It’s hard out there for a chef. (To stay fit and healthy, that is). As the executive chef of Maialino, Nick Anderer is surrounded by swaths of food every day—everything from the restaurant’s morning oatmeal to dinner’s braised local suckling pig. However, Anderer is also one of the fittest guys we know. With that in mind, we asked him to spill his tried-and-true secrets to staying healthy with us. His Clean Habits will come in handy come August, when Anderer will add more to his already-full plate when he opens Marta, a thin-crust pizzeria that emphases local ingredients.
What’s a typical day of eating like for you?
I eat a lot of small meals and bites throughout the day, either via recipe testing, quality control or just straight snacking. Rarely do I sit down to a full plate of food on a workday. I don’t follow any strict diet, but as a meat-lover, I try to balance my meat consumption with a healthy dose of raw fruits and veggies. And I also try not to eat anything after 10 pm and to limit my carb intake during the second half of the day.
How do you stay balanced and healthy while working in the restaurant industry?
You need a lot of restraint from the temptations of constant pecking. And you need to find time to stay active outside of work. With a job that requires you to be on your feet all day, I’ve been focusing more and more on keeping my core as strong as possible so that my lower back is supported—in the chef world, that’s usually the first part of your body that gives out.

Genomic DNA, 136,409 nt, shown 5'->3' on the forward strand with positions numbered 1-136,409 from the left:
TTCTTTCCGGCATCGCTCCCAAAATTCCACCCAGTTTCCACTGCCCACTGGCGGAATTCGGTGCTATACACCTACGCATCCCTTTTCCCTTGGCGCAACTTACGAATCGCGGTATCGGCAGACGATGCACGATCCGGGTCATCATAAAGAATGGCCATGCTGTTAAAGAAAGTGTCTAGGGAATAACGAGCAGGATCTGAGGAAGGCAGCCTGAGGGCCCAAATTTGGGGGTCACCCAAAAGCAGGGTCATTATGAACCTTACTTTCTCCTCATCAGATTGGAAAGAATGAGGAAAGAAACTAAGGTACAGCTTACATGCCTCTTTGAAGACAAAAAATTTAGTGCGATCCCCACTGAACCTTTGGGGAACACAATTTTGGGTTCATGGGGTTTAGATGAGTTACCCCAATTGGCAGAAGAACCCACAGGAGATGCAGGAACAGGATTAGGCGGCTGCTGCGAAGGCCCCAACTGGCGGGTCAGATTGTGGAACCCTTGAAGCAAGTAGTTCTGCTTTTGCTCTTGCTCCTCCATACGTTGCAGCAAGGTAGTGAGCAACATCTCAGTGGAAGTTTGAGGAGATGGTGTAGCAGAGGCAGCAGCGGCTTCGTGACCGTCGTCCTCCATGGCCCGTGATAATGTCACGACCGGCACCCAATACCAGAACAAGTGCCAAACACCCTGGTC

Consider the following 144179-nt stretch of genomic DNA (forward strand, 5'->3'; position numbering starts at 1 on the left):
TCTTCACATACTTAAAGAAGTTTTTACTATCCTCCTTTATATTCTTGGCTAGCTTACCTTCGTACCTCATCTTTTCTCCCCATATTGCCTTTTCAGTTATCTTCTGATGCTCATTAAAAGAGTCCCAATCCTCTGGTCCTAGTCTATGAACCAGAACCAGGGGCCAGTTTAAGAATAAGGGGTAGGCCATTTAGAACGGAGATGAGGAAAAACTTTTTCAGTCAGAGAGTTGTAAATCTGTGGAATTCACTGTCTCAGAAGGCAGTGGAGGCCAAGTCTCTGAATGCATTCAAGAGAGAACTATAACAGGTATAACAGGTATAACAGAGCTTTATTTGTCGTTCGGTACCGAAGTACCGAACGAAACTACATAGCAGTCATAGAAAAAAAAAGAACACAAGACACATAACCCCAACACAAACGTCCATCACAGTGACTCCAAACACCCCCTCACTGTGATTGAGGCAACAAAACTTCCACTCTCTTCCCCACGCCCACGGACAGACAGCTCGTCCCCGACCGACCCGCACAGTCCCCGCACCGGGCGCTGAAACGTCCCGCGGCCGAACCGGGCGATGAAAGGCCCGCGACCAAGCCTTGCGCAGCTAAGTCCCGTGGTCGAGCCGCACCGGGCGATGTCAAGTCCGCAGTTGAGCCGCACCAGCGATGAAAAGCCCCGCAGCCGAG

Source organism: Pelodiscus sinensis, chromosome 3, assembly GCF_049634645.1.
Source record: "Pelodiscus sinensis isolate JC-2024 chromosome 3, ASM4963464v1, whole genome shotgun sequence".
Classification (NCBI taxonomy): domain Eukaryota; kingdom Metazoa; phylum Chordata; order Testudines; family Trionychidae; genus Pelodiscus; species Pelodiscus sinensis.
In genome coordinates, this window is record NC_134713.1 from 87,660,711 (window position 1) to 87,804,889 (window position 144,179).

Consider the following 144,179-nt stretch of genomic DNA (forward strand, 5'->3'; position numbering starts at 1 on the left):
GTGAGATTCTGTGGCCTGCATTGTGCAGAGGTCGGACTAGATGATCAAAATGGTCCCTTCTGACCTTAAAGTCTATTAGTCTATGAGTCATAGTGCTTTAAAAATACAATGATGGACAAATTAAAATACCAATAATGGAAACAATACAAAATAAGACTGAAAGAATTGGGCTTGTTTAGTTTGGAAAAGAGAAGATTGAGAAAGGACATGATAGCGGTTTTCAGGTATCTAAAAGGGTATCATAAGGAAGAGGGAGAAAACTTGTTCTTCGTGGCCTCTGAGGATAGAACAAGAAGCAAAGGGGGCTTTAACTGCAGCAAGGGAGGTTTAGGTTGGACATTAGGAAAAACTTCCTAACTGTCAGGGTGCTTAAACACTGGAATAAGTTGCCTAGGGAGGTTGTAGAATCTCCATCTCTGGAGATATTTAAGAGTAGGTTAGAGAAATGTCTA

Has your healthy lifestyle rubbed off on the menu at Maialino or the upcoming Marta?
Definitely. We are always talking about more healthy ways to serve Italian food. We stopped toasting our almonds in butter or oil, and are instead leaving them raw and unseasoned. With really good Sicilian almonds, not only are they healthier raw, but they actually taste better. We’ve added extra fish options to the menu and are sure to keep them predominantly carb-free, utilizing as much raw vegetables as possible and dressing with light vinaigrettes as opposed to heavier sauces or purees. At breakfast, we’ve focused on serving more healthy grains, even adding a house-made, whole-grain cereal to the menu.
How do you stay fit?
I try to do something active with my body at least five times a week, going heavy on cardio and peppering in light doses of strength training and stretching/ lengthening. I probably SoulCycle at least twice a week, and when it’s nice out, I opt for long runs along the East River. And every so often I do one-on-one Pilates sessions, which focus much more on balance and muscle lengthening than on traditional ab work.